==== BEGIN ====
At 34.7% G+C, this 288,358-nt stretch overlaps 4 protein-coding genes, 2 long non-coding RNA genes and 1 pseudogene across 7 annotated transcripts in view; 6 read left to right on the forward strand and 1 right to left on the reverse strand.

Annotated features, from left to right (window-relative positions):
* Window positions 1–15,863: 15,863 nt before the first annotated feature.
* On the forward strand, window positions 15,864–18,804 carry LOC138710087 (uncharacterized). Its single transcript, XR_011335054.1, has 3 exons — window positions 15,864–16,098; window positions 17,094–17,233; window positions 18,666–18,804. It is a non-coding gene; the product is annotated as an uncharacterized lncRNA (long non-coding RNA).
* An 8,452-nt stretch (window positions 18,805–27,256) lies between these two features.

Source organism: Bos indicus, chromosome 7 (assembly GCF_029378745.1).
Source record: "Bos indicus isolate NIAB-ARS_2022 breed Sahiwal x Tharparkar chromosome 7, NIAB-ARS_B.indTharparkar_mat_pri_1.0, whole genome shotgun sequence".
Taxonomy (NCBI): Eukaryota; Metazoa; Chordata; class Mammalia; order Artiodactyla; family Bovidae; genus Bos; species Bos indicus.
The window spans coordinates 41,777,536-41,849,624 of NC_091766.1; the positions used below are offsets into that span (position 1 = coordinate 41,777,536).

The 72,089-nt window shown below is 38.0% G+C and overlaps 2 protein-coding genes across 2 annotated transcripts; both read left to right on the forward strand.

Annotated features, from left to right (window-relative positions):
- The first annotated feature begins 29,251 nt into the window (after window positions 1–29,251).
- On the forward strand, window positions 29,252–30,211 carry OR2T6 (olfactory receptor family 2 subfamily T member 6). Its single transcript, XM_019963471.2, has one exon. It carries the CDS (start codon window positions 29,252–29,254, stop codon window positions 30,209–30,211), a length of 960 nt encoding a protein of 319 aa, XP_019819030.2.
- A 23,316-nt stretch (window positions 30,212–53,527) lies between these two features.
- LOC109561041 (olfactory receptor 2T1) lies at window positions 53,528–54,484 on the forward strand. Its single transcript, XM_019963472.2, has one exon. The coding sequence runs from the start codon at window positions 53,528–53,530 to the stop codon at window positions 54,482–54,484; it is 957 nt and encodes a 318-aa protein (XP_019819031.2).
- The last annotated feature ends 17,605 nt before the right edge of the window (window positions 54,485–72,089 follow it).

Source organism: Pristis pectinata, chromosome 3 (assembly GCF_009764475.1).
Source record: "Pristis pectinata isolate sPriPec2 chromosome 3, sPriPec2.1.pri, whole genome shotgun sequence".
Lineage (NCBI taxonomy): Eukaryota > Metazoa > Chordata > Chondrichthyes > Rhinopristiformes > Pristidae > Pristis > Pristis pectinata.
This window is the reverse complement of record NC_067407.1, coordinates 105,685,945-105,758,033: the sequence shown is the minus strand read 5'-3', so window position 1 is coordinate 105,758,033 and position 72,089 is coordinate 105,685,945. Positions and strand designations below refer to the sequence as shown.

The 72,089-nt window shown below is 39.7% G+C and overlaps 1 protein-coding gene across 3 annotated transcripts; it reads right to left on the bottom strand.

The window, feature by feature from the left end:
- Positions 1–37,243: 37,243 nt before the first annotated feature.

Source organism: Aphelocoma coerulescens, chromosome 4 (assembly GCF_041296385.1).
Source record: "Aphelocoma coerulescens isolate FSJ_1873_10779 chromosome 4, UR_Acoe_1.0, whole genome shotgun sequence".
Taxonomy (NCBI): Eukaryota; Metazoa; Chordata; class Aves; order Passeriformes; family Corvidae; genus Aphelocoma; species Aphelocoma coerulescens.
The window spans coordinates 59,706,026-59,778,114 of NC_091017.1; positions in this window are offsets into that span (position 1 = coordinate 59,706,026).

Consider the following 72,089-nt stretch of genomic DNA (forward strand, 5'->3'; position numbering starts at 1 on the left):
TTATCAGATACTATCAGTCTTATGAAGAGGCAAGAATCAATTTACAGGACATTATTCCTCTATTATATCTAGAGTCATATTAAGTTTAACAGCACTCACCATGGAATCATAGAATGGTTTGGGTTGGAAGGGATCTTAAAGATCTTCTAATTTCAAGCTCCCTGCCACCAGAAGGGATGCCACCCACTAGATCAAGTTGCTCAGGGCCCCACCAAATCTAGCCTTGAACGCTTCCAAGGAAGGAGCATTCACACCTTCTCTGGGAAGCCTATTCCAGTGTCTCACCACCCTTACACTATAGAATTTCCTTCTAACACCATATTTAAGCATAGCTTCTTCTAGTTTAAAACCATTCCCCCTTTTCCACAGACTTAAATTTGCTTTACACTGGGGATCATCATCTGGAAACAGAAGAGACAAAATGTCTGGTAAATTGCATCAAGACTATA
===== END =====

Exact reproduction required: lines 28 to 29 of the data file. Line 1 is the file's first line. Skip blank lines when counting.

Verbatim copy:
Consider the following 72,089-nt stretch of genomic DNA (forward strand, 5'->3'; position numbering starts at 1 on the left):
TTATCAGATACTATCAGTCTTATGAAGAGGCAAGAATCAATTTACAGGACATTATTCCTCTATTATATCTAGAGTCATATTAAGTTTAACAGCACTCACCATGGAATCATAGAATGGTTTGGGTTGGAAGGGATCTTAAAGATCTTCTAATTTCAAGCTCCCTGCCACCAGAAGGGATGCCACCCACTAGATCAAGTTGCTCAGGGCCCCACCAAATCTAGCCTTGAACGCTTCCAAGGAAGGAGCATTCACACCTTCTCTGGGAAGCCTATTCCAGTGTCTCACCACCCTTACACTATAGAATTTCCTTCTAACACCATATTTAAGCATAGCTTCTTCTAGTTTAAAACCATTCCCCCTTTTCCACAGACTTAAATTTGCTTTACACTGGGGATCATCATCTGGAAACAGAAGAGACAAAATGTCTGGTAAATTGCATCAAGACTATA